In the wake of all the recent natural disasters – including wildfires, floods, lethal heat waves, and high winds – the likelihood that you or people you love have been put at risk for post traumatic stress disorder is fairly high. PTSD has been known to have detrimental effects on mental health that lingers for years. However, new research offers hope that speedy intervention after the trauma takes place can arrest the problem before it has a chance to take hold.
A press release from the Woodruff Health Sciences Center of Emory University in Atlanta, Georgia quoted lead author Barbara Rothbaum, a professor in the Department of Psychiatry and Behavioral Sciences, as saying, "PTSD is a major public health concern. In so many people, what happens immediately after a traumatic event can make things worse or better. Right now, there are no accepted interventions delivered in the immediate aftermath of trauma."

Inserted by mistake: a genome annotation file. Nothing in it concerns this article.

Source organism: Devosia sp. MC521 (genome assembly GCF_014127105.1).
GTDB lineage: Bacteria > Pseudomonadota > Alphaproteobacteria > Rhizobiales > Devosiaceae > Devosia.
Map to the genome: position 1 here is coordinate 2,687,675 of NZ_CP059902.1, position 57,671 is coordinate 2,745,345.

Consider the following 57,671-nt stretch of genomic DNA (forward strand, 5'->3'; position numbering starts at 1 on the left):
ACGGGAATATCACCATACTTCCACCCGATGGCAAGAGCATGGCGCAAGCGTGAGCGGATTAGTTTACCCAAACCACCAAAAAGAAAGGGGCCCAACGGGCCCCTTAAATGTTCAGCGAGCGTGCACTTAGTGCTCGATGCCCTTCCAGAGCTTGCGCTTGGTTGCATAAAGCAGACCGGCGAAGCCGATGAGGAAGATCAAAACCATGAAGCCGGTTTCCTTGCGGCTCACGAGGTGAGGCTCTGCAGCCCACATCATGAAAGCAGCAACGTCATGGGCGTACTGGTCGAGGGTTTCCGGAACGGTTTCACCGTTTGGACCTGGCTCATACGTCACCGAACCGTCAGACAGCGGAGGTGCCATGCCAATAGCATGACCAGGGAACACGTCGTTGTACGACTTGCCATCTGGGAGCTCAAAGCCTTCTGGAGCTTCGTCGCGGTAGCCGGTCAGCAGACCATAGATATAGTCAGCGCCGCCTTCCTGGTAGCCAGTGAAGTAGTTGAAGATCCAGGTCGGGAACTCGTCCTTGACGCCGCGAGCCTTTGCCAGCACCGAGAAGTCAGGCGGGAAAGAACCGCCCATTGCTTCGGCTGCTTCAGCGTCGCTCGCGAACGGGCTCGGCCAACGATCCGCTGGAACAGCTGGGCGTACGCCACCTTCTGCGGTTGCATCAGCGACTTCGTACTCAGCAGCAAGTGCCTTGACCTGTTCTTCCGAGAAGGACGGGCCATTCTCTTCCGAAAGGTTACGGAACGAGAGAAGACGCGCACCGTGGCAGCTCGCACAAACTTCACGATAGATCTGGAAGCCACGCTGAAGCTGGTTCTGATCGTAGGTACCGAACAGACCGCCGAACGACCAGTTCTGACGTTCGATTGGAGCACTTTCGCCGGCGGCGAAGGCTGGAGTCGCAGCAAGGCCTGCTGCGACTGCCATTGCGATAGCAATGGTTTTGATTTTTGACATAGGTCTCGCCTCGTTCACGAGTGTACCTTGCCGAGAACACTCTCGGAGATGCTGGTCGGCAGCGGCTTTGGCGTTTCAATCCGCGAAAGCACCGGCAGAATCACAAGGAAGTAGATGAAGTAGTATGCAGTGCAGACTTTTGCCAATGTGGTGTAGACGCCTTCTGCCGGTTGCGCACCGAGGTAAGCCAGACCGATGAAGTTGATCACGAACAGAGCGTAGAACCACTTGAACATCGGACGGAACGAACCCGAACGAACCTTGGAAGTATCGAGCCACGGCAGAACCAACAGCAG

Rothbaum and colleagues published their findings in the journal Biological Psychiatry. Their work showed that a modified form of prolonged exposure therapy initiated within hours of a trauma reduces posttraumatic stress reactions and depression. Exposure therapy is a type of behavioral therapy in which a survivor confronts anxiety about a traumatic event by reliving it.
The implications of this study are immense, Rothbaum contends. "If we know what to do, then we can train emergency workers to intervene with patients on a large scale. In addition to being implemented in the emergency room, it can help on the battlefield, in natural disasters, or after criminal assaults . . . More research is needed, but this prevention model could have significant public health implications. A long-standing hope of mental health research is to prevent the development of psychopathology in those at risk instead of being limited to symptom treatment after disease onset."